In today’s world, EU trade policy is about much more than trade; it is a vehicle for promoting our values and standards around the world.
Europe is the global leader in climate action and all our policies, including those on international trade and investment, have a part to play.
The EU has been instrumental in the negotiation and entry into force of the Paris Agreement; we are a driving force behind worldwide implementation of the COP21 targets; and our ambition has now been turbo-charged by President von der Leyen’s flagship initiative, the European Green Deal.
Our target is to be the first climate neutral continent by 2050. Meeting this objective will require nothing less than a transformation of the EU economy, necessitating deep changes to our energy mix, mobility and transport, industrial processes and consumption.
All EU policies and actions should pull together to help the EU achieve a successful and just transition towards a sustainable future, ensuring that EU initiatives ‘do no harm’.
Trade policy can make a vital contribution to the European Green Deal in a number of ways:
Firstly, our trade policy helps to diffuse green investment and technologies (goods and services) necessary for the transition to a carbon-neutral economy.
As green trade increases and environmental goods are sold around the world, we will help others to use less energy and lower their emissions.
Trade policy contributes to internationalising EU standards and regulations,
shaping production and investment patterns worldwide, such as energy efficiency rules and labelling, green investment frameworks or carbon pricing methodology.
This also has indirect positive spill-overs on the climate mitigation efforts such as encouraging innovation, spurring investment in low-carbon technologies in other countries, and lowering the costs of environmental technologies and skills throughout the global economy.
This is important in a world where Europe accounts for less than 9% of global greenhouse gas emissions.
We have also been “greening” our trade agreements more generally, through, inter alia: tackling non-tariff barriers affecting the green renewable energy sector (trade and investment) in our chapters on energy and raw materials; provisions on green public procurement; and the elimination of tariffs for green goods.
On the latter point we have strived for systematic “frontloading” of green goods including climate friendly technologies (such as renewable energy, heat and energy management) which means that the tariffs are immediately eliminated for these goods with no transition periods.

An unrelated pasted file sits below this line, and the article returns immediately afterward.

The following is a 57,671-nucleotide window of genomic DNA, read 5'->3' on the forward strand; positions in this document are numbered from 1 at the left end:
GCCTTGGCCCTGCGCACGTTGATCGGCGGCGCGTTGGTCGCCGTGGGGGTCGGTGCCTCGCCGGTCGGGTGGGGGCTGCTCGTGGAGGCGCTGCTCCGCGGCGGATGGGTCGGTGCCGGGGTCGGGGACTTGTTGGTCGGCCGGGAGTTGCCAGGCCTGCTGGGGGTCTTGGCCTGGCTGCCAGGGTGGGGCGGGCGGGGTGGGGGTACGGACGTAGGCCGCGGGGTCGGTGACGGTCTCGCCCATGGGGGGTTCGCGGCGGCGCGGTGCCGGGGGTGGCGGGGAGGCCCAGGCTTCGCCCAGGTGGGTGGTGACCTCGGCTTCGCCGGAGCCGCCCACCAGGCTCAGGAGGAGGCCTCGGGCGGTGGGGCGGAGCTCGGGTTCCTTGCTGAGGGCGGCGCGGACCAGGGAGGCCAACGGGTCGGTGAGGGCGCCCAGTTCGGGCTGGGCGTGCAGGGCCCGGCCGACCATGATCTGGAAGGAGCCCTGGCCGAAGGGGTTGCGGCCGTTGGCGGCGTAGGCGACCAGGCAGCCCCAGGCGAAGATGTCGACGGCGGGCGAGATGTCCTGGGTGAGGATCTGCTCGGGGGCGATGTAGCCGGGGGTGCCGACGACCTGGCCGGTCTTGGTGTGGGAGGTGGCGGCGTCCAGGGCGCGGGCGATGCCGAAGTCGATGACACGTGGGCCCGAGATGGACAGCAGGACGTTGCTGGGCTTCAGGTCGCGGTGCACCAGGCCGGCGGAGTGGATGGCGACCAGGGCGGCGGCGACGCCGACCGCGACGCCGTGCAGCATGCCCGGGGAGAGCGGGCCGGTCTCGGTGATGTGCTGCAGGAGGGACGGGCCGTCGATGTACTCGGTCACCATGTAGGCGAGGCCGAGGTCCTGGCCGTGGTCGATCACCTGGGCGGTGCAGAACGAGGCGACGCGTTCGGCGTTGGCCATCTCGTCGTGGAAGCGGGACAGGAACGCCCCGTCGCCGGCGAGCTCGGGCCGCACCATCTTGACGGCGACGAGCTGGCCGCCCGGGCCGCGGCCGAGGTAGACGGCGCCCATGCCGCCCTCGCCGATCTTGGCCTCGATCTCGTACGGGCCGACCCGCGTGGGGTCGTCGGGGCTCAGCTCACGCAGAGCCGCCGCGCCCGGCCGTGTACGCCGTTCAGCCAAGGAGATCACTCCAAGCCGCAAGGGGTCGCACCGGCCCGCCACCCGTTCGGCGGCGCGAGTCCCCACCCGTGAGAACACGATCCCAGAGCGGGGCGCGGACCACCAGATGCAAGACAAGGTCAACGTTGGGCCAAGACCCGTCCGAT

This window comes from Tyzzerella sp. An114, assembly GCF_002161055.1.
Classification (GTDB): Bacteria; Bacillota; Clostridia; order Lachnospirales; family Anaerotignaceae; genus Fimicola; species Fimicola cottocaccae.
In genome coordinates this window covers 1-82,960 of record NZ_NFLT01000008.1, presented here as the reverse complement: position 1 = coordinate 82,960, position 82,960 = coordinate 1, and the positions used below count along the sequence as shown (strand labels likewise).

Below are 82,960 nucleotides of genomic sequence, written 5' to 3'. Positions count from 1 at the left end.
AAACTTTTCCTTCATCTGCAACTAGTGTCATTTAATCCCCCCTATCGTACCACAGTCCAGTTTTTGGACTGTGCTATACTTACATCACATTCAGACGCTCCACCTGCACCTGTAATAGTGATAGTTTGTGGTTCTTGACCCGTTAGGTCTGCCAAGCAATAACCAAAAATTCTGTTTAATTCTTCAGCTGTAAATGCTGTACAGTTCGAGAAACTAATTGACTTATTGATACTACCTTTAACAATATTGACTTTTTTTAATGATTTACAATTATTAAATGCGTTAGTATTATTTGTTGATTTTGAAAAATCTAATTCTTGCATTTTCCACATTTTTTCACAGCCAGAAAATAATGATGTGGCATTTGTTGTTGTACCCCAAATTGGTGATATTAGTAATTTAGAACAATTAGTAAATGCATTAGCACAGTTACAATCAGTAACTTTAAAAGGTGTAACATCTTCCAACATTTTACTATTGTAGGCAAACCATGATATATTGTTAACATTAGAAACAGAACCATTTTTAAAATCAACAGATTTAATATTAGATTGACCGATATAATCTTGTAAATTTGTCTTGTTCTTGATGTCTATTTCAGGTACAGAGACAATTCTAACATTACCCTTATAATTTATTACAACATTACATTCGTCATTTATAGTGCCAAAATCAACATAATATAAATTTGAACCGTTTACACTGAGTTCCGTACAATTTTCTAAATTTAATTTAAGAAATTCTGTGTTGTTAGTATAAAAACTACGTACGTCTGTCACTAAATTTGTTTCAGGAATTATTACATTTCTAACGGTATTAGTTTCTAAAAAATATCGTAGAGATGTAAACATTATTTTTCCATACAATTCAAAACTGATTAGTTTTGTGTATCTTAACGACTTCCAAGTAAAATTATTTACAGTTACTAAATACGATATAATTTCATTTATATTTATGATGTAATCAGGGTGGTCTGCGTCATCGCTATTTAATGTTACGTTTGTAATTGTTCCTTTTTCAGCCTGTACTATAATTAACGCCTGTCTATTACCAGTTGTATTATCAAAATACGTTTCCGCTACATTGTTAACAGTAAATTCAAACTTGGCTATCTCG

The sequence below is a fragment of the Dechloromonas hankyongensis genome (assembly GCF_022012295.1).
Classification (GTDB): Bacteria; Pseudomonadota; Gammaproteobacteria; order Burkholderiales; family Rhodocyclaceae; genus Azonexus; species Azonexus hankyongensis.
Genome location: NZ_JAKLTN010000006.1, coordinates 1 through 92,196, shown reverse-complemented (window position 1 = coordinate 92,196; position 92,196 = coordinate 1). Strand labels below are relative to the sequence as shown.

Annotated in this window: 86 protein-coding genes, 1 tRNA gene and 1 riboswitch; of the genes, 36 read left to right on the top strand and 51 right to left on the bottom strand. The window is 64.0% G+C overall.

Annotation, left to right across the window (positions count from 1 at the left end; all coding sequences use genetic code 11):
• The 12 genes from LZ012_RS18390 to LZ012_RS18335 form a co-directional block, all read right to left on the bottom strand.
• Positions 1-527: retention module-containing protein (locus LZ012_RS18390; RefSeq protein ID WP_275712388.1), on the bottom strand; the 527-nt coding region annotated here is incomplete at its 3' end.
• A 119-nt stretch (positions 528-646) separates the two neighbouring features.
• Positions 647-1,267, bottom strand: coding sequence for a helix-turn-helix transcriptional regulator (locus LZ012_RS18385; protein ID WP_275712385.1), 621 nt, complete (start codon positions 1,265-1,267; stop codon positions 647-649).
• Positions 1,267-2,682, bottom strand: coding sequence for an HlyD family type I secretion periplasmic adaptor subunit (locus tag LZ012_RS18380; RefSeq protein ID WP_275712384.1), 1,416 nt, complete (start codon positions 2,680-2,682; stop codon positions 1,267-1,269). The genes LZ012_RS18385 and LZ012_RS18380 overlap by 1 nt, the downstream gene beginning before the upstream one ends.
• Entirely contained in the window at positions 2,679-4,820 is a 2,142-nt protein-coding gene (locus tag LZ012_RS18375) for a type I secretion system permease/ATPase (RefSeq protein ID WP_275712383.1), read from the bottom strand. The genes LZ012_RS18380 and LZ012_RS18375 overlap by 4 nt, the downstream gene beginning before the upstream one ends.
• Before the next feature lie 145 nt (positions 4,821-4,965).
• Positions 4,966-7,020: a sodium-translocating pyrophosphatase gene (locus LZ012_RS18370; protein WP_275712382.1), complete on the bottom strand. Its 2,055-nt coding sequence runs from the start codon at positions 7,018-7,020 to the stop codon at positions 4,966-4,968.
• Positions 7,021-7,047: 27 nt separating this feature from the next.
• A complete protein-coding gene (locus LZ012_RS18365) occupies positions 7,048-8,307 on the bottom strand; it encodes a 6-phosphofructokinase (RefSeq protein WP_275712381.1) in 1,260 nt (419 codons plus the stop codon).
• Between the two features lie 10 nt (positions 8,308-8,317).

This leads on to the second important point: climate and environment priorities feature prominently in the dedicated Trade and Sustainable Development Chapters of our comprehensive trade agreements.
These include legally binding commitments to effectively implement the Paris Agreement, and other climate-relevant Multilateral Environmental Agreements, including the Montreal Protocol on Substances that Deplete the Ozone Layer.
This means that trade policy contributes to the Green Deal by leveraging access to the Single Market to encourage our partners to increase their climate ambition.
For example, Brazil agreed to bind its commitments under the Paris Agreement in the Mercosur agreement which is all the more remarkable given that there was a risk of Brazil going in the opposite direction, and exiting the Paris Agreement.
While these are important elements, the Commission now proposew that we go even further in future agreements, tying in respect for the Paris Climate Agreement as an essential element of our international agreements.
In that same context and to ensure that our trade agreements are consistent with our climate, environment and sustainable development objectives we conduct for each a Sustainability Impact Assessment.
This helps us analyse the climate impact of our trade policy and provides real tools for further action where necessary.
Of course, agreements are only as strong as their implementation. To ensure that we are walking the walk as well as talking the talk, we need to strengthen the implementation and enforcement of climate, environmental and labour provisions enshrined in our trade agreements.
That is why we are appointing a Chief Trade Enforcement Officer later this year.
Finally, trade policy may be called upon to ensure the efficiency of our climate policy. Climate change is a global challenge that requires a global response.
If, however, differences in the levels of ambition persist worldwide while the EU increases its climate ambition, the Commission will propose a carbon border adjustment mechanism for selected sectors to reduce the risk of carbon leakage.
This would ensure that the price of imports reflect more accurately their carbon content.
Before any proposal is made, all measures will first have to be carefully assessed in terms of economic efficiency, environmental, social and financial impacts and legal feasibility, in particular with respect to WTO rules and other international commitments, and of complementarity and possible interaction with the Emission Trading System.
Designing a WTO-compatible measure will be challenging, but it is crucially important if we are to succeed in our ambitions. We intend to make a proposal in 2021.
New policies will of course be compatible with our international obligations, including those under the World Trade Organisation and our trade deals.
The European Green Deal can only succeed if we bring others with us. This means working with our partners around the world to design global solutions.
In summary, when it comes to the climate agenda and the Green Deal in particular, trade policy can make a real positive difference.
We have a lot of work ahead of us, with many different options on the table, and we need to make the right choices to build a values-driven, sustainable trade policy that drives a positive climate agenda both at home and abroad.